I leave Santiago, the capital city of Chile in a couple days. I’ve been in Santiago since the 9th of May, and will leave on the 31st for La Serena, a smaller coastal city. So around 3 weeks, 1 month total in Chile.
Today, I met 2 groups of people from Los Estados Unidos (USA). One group from Philadelphia, and one from Chicago. Interestingly, a local here told me that Americans don’t say what country they are from, they only say what city, assuming everyone knows where that is. Both told me that they were here just for 2 days.
‘Where were you before Santiago?’ I asked, assuming a longer trip.
‘Chicago,’ he said.
‘Oh, this is your first stop. Where are you going after Santiago?’
Wow. 2 days, probably at least 10 hrs flight not to mention any layovers. For only two days.
It blows my mind how people only stay for a couple days. It’s not even long enough to get rid of jetlag, get drunk and recover the next day. How do you do that? I just smiled, and said, ‘Wow, nice!’
And here I am, leaving Santiago for my 3rd Chilean city.
When I was returning on a bus from Valparaiso, the woman next to me asked, ‘Do you know where we are?’ I looked out the window. I knew we were in Santiago, but besides that I couldn’t make out any specific landmarks. ‘It all looks the same to me,’ she said with a sneer. ‘I thought Buenos Aires was a prettier city.’ I looked out the window. I could see what she meant, mostly 2-3 story buildings that were mixed use of storefronts and dwellings.
‘I think that there’s a lot to Santiago. I think, like Denver, it’s a city with a lot of heart,’ I said. I could tell she was just sick of traveling in a bus all day, but I really didn’t want to hear the typical tourist slagging the city they were vacationing in. I’ve come to love this city, and a part of me is sad to leave.
Admittedly, another part of me is sick of the city, and when that happens, when I feel the sickness that is a sort of hatred for the little things – crowded metros, ugly graffitti, rainy weather – what have you – I know that it’s also a good time to leave.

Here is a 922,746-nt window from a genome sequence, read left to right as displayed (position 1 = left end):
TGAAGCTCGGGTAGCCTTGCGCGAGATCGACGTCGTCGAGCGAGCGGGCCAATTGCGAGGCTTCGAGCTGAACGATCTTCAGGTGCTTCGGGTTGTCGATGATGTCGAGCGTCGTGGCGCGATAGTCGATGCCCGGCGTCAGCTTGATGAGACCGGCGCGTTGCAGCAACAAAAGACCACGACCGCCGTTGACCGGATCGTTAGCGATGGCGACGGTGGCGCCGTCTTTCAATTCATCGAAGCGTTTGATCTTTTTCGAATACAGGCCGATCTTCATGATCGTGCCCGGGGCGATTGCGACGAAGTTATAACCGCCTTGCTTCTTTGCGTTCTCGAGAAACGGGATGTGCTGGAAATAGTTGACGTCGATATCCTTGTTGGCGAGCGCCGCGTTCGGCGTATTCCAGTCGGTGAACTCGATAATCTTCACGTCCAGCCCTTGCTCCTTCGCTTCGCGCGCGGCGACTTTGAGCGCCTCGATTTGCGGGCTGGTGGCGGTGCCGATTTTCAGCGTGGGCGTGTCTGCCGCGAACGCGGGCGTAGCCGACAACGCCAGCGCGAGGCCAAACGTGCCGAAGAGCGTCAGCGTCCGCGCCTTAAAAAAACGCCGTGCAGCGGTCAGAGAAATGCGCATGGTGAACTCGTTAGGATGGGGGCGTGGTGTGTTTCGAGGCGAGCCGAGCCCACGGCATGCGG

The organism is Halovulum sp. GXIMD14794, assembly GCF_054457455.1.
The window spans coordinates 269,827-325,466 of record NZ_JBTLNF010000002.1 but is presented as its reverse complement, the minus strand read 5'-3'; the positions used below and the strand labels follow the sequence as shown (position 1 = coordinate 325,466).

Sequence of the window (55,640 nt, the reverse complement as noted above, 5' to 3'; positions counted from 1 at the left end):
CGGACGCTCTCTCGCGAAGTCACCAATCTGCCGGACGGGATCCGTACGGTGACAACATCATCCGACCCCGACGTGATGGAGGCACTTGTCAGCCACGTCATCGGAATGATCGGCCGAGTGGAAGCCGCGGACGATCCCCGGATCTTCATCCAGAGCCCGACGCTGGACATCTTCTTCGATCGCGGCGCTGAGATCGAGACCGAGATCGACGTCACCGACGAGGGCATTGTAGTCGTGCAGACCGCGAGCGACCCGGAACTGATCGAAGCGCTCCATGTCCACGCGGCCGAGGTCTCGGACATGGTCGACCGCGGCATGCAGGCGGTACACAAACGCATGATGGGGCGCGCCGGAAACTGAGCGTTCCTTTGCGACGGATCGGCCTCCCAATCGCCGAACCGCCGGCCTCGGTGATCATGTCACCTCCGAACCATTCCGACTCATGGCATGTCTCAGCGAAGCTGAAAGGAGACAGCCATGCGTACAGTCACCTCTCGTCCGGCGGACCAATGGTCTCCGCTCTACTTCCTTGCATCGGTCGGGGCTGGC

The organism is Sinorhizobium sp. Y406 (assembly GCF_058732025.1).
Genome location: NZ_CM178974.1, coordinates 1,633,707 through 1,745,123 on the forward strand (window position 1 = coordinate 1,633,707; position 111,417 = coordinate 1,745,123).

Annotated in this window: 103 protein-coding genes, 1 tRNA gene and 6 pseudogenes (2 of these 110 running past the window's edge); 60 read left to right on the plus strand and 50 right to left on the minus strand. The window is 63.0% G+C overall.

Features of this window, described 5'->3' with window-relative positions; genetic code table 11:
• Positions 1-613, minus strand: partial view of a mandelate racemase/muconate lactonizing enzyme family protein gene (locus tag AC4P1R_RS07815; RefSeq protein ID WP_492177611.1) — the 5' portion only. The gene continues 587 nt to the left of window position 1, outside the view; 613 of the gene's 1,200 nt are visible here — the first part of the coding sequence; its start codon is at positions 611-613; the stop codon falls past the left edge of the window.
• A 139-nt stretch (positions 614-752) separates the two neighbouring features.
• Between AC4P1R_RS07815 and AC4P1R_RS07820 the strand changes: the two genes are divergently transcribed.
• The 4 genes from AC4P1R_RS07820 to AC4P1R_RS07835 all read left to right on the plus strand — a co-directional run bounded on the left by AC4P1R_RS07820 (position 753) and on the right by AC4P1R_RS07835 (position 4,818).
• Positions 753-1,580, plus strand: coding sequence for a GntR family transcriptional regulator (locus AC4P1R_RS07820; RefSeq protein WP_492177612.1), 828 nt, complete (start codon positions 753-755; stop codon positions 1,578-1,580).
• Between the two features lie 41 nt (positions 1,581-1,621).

Leave while you still love it, but a small part hates it.
Then you can feel hopeful for the change rather than fully despairing for something lost.
The two places I have been to in Chile, Frutillar and Santiago, a part of me wanted to stay. And it’s not even the things you are told to go see that I miss, not the museums, or monuments or architecture. It’s the little things.
It’s the desire for the familiar. I had my routine, I know where my favorite pie de limon is, my favorite cafe, a few restaurants that are good, how to ride the metro and where my favorite park is. I know some good places for a nice view of the city, and where to get good fish and sushi. I’ll miss the tree lined boulevards and street food stalls. Yes, I will miss this familiarity. And familiarity is a comfort, like a warm blanket, that you do not want to shed.
But, if you don’t, you may miss out on another place that is just as great, and in some ways may be even better.
That is my barometer then: Un poco enfermedad, con mucho amor.
It must have been strange to see this Norte Americano, with the flat-brimmed light grey baseball cap approach her at 10pm near a bus stop where she was playing with her 7 year old boy.
Earlier, around 4pm, I started the hike to visit “La Virgen” – a famous statue of the Virgin Mary on top of the highest hill in Santiago.
By the time I had started down, it was getting dark fast.
It took over 3 hours for me to hike up, and I didn’t start to head down till after sunset, around 7:45pm or so. In the darkened terrain I didn’t notice how the road down looked different till I was a quarter of the way down. At that point, a certain inertia took over, and I thought: ‘I’ll figure it out once I get to the base.’
But, the surroundings looked completely different – more like a suburb than part of the city center. And there were tall gates lining the highway, with barking dogs to keep people from approaching too close. I passed a couple of guys sitting on an old ratty loveseat who said something to me I didn’t recognize as I passed. I knew at that point that this was not a situation I could get out of by myself – I would have to ask someone for help.
I went into a small grocer and asked, ‘Necisito direcciones.’ I pulled out the map and pointed out where I was trying to get to.
‘Esta lejos,’ he said. It was far. How far? ‘Tan lejos caminar.’ Too far to walk.
He tried to explain how I needed to get to the metro (subway). What he didn’t know was that I had tried to get a metro card earlier, but my card was rejected because I failed to notify my credit card company of my travels. ‘Pero, me gusta caminar.’ But, I like to walk.
A younger man walked in, and asked about the situation. I could only catch a few words in his rapid Spanish, something about it being way too far to walk, that I needed to go down this street, and take a left, and a right blah blah blah.
He seemed to get increasingly frustrated every time I said I wanted to walk. I was wondering why he was getting so worked up, and in my ignorance of language, body language, I thought the worst. I went, ‘Bien, qual modo esta metro?’ Something like: Okay, which way is the metro?